Because of this, I can understand why our own 'flat-shoed fool' tried to apologize for Hiroshima and Nagasaki, and I can understand why he was refused. Words have meaning, and because of this words must never be issued lightly or without the weight of authority, and responsibility. How does one apologize for 80,000+ instantaneous deaths, and tens of thousand later in lingering illness and cancer? How does one apologize to the Indian nations for what America has done to them? How does one apologize for the bondage, slavery and atrocities committed upon an entire racial group?

You can't. Not even money can repair the damage--though in our hubris and pride we continually attempt to purchase the assuagement of our national guilts, but these attempts never work. It's easier to say "I forgive you," than it is to actually forgive. Resentment and bitterness rarely ever completely leave our hearts.

Apologies therefore may be impossible but atonement is not. As I stated earlier, words must carry the full weight of their meaning, nothing held back, or they are meaning-less; words alone are insufficient in terms of atonement. There must be action behind those words. And that action must be consistent with the words we employ.

Listen to Chief Joseph's address in Washington, 1879, two years after his surrender of the Nez Perce Indians...

At last I was granted permission to come to Washington and bringmy friend Yellow Bull and our interpreter with me. I am glad I came.I have shaken hands with a good many friends, but there are somethings I want to know which no one seems able to explain. I cannotunderstand how the Government sends a man out to fight us, as it didGeneral Miles, and then breaks his word. Such a government hassomething wrong about it. I cannot understand why so many chiefs areallowed to talk so many different ways, and promise so many differentthings. I have seen the Great Father Chief [President Hayes]; theNext Great Chief [Secretary of the Interior]; the Commissioner Chief;the Law Chief; and many other law chiefs [Congressmen] and they allsay they are my friends, and that I shall have justice, but while alltheir mouths talk right I do not understand why nothing is done formy people. I have heard talk and talk but nothing is done. Good wordsdo not last long unless they amount to something. Words do not payfor my dead people. They do not pay for my country now overrun bywhite men. They do not protect my father's grave. They do not pay formy horses and cattle. Good words do not give me back my children.Good words will not make good the promise of your war chief, GeneralMiles. Good words will not give my people a home where they can livein peace and take care of themselves. I am tired of talk that comesto nothing. It makes my heart sick when I remember all the good wordsand all the broken promises. There has been too much talking by menwho had no right to talk. Too many misinterpretations have been made;too many misunderstandings have come up between the white men and theIndians. If the white man wants to live in peace with the Indian hecan live in peace. There need be no trouble. Treat all men alike.Give them the same laws. Give them all an even chance to live andgrow. All men were made by the same Great Spirit Chief. They are allbrothers. The earth is the mother of all people, and all peopleshould have equal rights upon it. You might as well expect all riversto run backward as that any man who was born a free man should becontented penned up and denied liberty to go where he pleases. If youtie a horse to a stake, do you expect he will grow fat? If you pen anIndian up on a small spot of earth and compel him to stay there, hewill not be contented nor will he grow and prosper. I have asked someof the Great White Chiefs where they get their authority to say tothe Indian that he shall stay in one place, while he sees white mengoing where they please. They cannot tell me.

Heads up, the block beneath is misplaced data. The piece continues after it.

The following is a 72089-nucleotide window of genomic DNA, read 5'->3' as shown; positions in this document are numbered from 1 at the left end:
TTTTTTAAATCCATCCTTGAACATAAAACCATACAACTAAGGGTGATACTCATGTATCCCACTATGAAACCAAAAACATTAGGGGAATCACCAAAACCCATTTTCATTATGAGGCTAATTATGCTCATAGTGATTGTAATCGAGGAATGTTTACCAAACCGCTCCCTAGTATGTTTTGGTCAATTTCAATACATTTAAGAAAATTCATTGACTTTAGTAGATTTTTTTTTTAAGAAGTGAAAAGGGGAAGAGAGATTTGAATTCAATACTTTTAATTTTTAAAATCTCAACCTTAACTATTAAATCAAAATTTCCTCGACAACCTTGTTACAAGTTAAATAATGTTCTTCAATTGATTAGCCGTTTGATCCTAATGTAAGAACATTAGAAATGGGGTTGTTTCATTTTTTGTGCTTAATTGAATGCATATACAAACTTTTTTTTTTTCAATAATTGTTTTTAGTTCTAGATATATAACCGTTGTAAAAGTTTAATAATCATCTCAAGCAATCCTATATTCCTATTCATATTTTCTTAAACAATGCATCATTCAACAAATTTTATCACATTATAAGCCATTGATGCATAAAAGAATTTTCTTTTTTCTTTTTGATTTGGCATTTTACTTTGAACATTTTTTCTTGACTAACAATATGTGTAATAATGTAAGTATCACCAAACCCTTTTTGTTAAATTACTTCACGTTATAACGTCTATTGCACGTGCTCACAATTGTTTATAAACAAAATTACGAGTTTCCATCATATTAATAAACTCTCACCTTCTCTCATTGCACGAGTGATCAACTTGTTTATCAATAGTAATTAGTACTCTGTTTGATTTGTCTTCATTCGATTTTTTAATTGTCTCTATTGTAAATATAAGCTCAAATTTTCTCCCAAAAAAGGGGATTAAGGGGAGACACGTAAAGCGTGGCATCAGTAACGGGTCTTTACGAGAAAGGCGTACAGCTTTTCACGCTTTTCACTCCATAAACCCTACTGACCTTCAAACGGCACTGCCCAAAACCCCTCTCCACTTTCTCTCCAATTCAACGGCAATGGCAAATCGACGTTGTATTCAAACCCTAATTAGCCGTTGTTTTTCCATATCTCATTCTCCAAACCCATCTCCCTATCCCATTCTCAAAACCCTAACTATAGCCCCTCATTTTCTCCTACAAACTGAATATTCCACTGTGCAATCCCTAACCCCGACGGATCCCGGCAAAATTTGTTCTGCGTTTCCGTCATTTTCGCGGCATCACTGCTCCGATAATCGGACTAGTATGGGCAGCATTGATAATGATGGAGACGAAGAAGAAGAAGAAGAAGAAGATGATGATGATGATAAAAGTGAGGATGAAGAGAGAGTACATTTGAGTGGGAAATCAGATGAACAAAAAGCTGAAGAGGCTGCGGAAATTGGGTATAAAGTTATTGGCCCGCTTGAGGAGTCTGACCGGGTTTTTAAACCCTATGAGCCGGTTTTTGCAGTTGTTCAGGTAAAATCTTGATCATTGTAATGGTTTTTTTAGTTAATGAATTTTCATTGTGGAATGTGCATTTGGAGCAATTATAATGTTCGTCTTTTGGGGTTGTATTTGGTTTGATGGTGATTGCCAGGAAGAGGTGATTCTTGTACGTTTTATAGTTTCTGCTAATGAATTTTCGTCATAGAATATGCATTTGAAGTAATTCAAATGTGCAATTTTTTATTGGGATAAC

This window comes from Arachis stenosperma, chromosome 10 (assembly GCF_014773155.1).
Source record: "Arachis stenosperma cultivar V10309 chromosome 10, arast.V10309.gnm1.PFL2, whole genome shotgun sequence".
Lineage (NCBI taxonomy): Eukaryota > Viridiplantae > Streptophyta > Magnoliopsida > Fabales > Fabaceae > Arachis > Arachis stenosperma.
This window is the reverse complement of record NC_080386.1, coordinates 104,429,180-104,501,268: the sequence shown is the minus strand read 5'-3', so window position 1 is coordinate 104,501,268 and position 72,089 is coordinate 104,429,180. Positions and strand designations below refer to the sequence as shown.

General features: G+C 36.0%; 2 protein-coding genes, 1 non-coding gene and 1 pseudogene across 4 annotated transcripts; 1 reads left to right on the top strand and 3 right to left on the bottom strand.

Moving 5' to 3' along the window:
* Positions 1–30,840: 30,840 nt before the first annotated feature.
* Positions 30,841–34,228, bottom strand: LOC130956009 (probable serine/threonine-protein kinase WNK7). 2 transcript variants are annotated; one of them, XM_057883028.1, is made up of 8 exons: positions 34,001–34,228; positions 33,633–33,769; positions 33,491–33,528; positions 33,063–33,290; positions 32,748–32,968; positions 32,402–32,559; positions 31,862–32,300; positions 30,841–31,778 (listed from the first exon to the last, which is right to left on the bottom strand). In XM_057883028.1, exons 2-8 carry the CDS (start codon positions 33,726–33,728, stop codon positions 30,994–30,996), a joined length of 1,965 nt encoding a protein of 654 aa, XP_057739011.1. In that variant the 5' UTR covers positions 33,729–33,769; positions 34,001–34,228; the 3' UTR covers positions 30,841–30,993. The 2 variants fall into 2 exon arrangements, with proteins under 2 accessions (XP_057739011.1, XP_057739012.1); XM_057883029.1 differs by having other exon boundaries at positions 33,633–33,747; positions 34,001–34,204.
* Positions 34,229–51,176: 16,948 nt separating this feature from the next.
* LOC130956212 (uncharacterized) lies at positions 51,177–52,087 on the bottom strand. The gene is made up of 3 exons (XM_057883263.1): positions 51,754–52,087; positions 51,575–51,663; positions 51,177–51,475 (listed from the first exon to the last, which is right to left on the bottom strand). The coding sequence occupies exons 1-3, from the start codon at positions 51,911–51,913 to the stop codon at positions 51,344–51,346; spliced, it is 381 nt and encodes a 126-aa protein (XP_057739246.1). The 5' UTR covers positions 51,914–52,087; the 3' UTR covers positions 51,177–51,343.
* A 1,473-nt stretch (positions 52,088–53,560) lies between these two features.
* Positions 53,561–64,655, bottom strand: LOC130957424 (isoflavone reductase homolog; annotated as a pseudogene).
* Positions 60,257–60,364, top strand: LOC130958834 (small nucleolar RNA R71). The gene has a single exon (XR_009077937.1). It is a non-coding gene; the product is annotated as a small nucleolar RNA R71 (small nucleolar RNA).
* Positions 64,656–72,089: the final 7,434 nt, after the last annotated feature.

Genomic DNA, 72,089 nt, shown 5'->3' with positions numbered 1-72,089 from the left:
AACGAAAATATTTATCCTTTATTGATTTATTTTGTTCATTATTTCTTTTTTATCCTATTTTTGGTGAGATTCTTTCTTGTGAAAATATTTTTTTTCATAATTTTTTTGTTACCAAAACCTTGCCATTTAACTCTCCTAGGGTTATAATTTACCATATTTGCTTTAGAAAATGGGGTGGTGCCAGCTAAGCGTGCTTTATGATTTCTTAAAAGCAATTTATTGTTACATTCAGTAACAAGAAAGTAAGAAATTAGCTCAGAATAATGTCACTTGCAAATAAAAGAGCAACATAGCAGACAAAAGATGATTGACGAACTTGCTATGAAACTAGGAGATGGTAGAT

I only ask of the Government to be treated as all other men aretreated. If I cannot go to my own home, let me have a home in acountry where my people will not die so fast. I would like to go toBitter Root Valley. There my people would be happy; where they arenow they are dying. Three have died since I left my camp to come toWashington.

When I think of our condition, my heart is heavy. I see men of myown race treated as outlaws and driven from country to country, orshot down like animals.

I know that my race must change. We cannot hold our own with thewhite men as we are. We only ask an even chance to live as other menlive. We ask to be recognized as men. We ask that the same law shallwork alike on all men. If an Indian breaks the law, punish him by thelaw. If a white man breaks the law, punish him also.

Let me be a free man, free to travel, free to stop, free to work,free to trade where I choose, free to choose my own teachers, free tofollow the religion of my fathers, free to talk, think and act formyself -- and I will obey every law or submit to the penalty.

Whenever the white man treats the Indian as they treat each otherthen we shall have no more wars. We shall be all alike -- brothers ofone father and mother, with one sky above us and one country aroundus and one government for all. Then the Great Spirit Chief who rulesabove will smile upon this land and send rain to wash out the bloodyspots made by brothers' hands upon the face of the earth. For thistime the Indian race is waiting and praying. I hope no more groans ofwounded men and women will ever go to the ear of the Great SpiritChief above, and that all people may be one people.

Hin-mah-too-yah-lat-kekht has spoken for his people.


It would seem Chief Joseph and Martin Luther King, Jr. shared a dream.


Read the entire article...

posted by ELAshley @ 2:42 PM, , links to this post